Heart Brain Clinic: Team approach to stroke
Each year in the United States, more than 800,000 people experience a stroke. It is the fourth-leading cause of death and the leading cause of serious, long-term disability in adults. Preventing stroke or transient ischemic attack is complicated by the fact that patients often have coexisting neurological and cardiovascular conditions.
Mayo Clinic in Rochester, Minnesota, has created a Heart Brain Clinic to provide multidisciplinary evaluations for patients with neurological symptoms that may be due to a cardiac etiology, such as atrial fibrillation (AF) or patent foramen ovale (PFO).
Specialists from Cerebrovascular Diseases in Mayo Clinic Neurology and specialists in Cardiovascular Diseases collaboratively evaluate patients, meet to discuss cases, make joint recommendations for management, and educate patients and their families.
"One can get a very different perspective on a patient's cardiac and neurological evaluations when they are discussed directly between a neurologist and a cardiologist, rather than being considered in isolation," says Robert D. Brown Jr., M.D., M.P.H., a consultant in Neurology at Mayo Clinic's campus in Minnesota and co-director of the Heart Brain Clinic. "That's the beauty of both groups coming together to evaluate the patient at the same time, in the same setting."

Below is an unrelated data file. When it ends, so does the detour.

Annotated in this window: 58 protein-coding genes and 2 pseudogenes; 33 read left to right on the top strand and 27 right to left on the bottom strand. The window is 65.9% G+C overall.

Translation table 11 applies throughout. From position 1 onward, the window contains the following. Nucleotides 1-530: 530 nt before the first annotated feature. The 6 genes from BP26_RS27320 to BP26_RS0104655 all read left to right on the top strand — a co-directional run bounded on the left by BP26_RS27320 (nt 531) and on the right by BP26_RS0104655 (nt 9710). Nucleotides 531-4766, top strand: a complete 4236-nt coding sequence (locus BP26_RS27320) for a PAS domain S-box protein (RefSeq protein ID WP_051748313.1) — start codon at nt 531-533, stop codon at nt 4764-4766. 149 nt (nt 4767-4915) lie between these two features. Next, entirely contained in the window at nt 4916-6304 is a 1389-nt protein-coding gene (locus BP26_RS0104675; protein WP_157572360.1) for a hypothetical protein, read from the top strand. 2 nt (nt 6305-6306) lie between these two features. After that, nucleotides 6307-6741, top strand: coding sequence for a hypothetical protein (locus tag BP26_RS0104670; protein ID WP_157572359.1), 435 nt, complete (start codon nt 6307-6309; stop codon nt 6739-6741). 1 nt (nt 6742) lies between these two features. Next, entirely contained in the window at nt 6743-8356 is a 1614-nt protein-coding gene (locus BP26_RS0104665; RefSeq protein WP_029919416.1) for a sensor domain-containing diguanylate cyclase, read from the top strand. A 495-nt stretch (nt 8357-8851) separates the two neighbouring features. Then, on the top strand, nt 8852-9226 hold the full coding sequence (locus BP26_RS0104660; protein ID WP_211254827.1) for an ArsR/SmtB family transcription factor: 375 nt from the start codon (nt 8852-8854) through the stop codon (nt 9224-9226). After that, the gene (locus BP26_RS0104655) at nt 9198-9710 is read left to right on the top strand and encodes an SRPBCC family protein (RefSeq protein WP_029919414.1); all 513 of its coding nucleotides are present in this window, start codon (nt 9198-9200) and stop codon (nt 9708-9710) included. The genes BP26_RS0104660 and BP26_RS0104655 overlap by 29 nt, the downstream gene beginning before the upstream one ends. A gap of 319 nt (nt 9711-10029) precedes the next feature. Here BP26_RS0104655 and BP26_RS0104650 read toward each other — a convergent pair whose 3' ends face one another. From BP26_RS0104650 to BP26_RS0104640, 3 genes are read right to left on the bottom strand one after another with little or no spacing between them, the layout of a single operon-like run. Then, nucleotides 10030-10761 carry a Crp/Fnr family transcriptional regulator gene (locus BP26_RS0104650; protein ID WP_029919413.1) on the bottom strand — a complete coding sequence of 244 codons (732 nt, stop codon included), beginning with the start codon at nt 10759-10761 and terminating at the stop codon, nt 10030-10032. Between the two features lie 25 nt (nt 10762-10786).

Expertise in AF and PFO
About 25 percent of cerebral infarctions are caused by a cardiac disorder. In addition to its top ranking in neurology, Mayo Clinic is highly ranked in cardiology and cardiac surgery. Specialists in the Mayo Clinic Cardiac Catheterization Laboratory pioneered catheterization-based techniques for diagnosis and treatment of cardiac conditions.
AF is associated with up to 20 percent of strokes, and is particularly common in older patients. Based on autopsy and echocardiographic studies, the vast majority of strokes in individuals with nonvalvular AF are believed to be embolic in nature. Although anticoagulation has been found to be effective for stroke prevention, standard anticoagulation regimens may be problematic for individuals who have had prior brain or systemic hemorrhage, or those who are otherwise at high risk of having a bleeding complication.
"With both cardiologists and neurologists discussing the best management approach, we can collaboratively assess the risks compared with the benefits of putting patients on an anticoagulant medication, or considering their suitability for treatment with what is called a closure device," Dr. Brown says.
Similar balancing of risks and benefits is applied to patients with PFO, which are present in as many as 25 percent of adults. Although these interatrial shunts often are asymptomatic and of no hemodynamic importance, there are some patients in whom the PFO will allow a venous clot to pass into the arterial system, leading to a potential ischemic event. Sluggish blood flow and the funnel-shaped interatrial connection created by some PFOs may facilitate the in situ formation of thrombi. However, PFO can be an incidental finding in a patient who has had a stroke or transient ischemic attack, posing limited, if any, risk of future stroke occurrence.
"When the neurologist sits down with cardiologists to discuss stroke patients who have been found to have a PFO, we can determine whether every other cause of stroke has been ruled out and, if so, whether the PFO may have been related to the stroke. We can then decide whether the PFO should be treated medically or with PFO closure," Dr. Brown says. "By having this conversation, we can talk through the complexities of the individual patient's history and exam and evaluation results, and then arrive at the best treatment recommendation."